From: David P. Hayes
Date: Wednesday, March 11, 1998 9:20 AM
Marvin Jones wrote in message
<990760BFABD0D8BE.CB0727E2D8D854BF.2816494509407F25@librar y-proxy.airnews.ne t>…
>>>Steven H. Gale wrote:
>>>> Can you tell me what the first movie was that featured a
>>>> film-within-a-film? Title? Date?
>It's been my experience that NOTHING was ever done for the FIRST time
>in movies. No matter how early an example you can find, there's always
>an earlier one!
Sometimes there can be no debate. Vast contemporary publicity makes clear that the first feature-length film with synchronized speech was "The Jazz Singer." You might have meant that NOTHING that goes unpublicized can ever be (certain of having been) first, yet that's not so, either.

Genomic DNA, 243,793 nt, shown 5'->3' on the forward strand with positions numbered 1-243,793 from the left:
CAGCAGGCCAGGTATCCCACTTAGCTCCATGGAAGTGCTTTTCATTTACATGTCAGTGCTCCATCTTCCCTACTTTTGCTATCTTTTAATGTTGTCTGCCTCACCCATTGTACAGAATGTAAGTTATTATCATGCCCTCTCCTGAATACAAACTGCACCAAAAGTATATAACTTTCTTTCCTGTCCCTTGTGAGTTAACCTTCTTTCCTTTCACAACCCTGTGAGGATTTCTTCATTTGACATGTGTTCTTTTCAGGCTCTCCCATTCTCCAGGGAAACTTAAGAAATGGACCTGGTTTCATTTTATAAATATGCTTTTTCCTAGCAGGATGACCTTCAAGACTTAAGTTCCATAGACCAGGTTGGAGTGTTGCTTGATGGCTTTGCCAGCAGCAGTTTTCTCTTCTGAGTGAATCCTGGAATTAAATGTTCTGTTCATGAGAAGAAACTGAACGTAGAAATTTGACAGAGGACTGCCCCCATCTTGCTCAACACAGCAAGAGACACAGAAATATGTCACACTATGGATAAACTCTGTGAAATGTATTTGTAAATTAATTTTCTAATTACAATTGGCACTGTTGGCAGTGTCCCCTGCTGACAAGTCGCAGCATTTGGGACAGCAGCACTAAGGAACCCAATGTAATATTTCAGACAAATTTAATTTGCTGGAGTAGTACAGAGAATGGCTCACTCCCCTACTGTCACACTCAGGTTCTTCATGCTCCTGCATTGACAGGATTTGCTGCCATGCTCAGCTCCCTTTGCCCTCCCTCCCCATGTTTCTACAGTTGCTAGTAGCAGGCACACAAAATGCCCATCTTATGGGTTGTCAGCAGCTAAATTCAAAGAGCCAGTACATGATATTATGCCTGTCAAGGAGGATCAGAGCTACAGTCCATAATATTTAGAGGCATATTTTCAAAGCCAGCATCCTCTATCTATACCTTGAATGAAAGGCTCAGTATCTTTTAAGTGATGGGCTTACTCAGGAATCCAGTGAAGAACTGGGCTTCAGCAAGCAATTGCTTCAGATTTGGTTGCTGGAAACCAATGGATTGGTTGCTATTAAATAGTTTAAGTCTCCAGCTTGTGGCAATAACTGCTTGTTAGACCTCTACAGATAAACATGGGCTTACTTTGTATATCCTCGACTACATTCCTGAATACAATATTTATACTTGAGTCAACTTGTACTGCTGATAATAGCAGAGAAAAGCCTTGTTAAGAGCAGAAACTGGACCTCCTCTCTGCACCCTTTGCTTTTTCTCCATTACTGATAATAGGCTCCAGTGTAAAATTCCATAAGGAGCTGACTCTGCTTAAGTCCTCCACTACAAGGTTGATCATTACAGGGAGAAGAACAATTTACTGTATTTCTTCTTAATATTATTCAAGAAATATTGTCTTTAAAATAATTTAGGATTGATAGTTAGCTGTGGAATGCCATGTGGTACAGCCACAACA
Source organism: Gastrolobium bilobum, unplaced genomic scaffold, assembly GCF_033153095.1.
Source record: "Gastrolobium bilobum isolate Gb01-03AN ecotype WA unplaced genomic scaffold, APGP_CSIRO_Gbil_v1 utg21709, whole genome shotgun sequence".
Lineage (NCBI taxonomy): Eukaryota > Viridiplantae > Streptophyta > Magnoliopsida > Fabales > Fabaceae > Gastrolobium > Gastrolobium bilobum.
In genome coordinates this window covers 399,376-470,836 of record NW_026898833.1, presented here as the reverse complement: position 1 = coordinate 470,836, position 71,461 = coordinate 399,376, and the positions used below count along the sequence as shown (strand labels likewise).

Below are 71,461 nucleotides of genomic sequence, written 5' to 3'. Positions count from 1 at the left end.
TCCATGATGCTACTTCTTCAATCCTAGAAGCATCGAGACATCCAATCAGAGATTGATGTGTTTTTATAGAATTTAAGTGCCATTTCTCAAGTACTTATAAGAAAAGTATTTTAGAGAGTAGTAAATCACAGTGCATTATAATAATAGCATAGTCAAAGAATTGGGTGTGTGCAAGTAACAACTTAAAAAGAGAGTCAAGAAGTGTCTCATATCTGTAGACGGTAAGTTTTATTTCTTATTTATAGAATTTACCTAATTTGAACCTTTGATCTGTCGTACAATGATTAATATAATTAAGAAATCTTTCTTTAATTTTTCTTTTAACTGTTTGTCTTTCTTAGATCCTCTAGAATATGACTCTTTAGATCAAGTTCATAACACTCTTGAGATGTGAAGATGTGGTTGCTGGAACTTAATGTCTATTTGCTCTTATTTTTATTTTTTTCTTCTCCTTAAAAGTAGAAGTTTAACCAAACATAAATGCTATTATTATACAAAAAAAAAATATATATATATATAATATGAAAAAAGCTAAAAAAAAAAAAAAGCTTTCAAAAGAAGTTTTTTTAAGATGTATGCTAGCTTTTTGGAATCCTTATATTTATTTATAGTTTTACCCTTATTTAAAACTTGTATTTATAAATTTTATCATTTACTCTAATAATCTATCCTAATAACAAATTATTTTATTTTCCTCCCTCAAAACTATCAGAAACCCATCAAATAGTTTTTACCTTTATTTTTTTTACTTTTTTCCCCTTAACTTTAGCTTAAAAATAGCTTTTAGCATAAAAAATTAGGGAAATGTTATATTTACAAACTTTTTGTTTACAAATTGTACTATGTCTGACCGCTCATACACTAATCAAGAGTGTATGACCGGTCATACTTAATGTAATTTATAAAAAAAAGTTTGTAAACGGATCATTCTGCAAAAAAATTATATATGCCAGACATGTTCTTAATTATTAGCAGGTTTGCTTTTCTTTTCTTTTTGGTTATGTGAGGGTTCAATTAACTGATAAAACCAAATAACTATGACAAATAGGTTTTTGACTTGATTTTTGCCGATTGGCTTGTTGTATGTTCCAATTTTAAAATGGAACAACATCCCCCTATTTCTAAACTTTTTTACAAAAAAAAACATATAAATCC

If the question was: What was the first occurrence in a feature film of lip-synching?, there's an unassailable answer:
The first occurrence in a feature film of lip-synching was the first non-credits moment--period--of a feature film to have synchronized speech! Yep, the opening scene of "The Jazz Singer." No, it wasn't Jolson. Rather, the actor playing the Cantor who is Jolson's father, Warner Oland, couldn't sing but was otherwise the right actor for the part, so he mouthed the sacred Jewish lyrics that were being sung by the actual singer out of camera range.
Of course, it does happen that one film does get tagged with "firsts" that it doesn't deserve. Check out my post from earlier this week on "Citizen Kane borrowings: techniques attributed… ."
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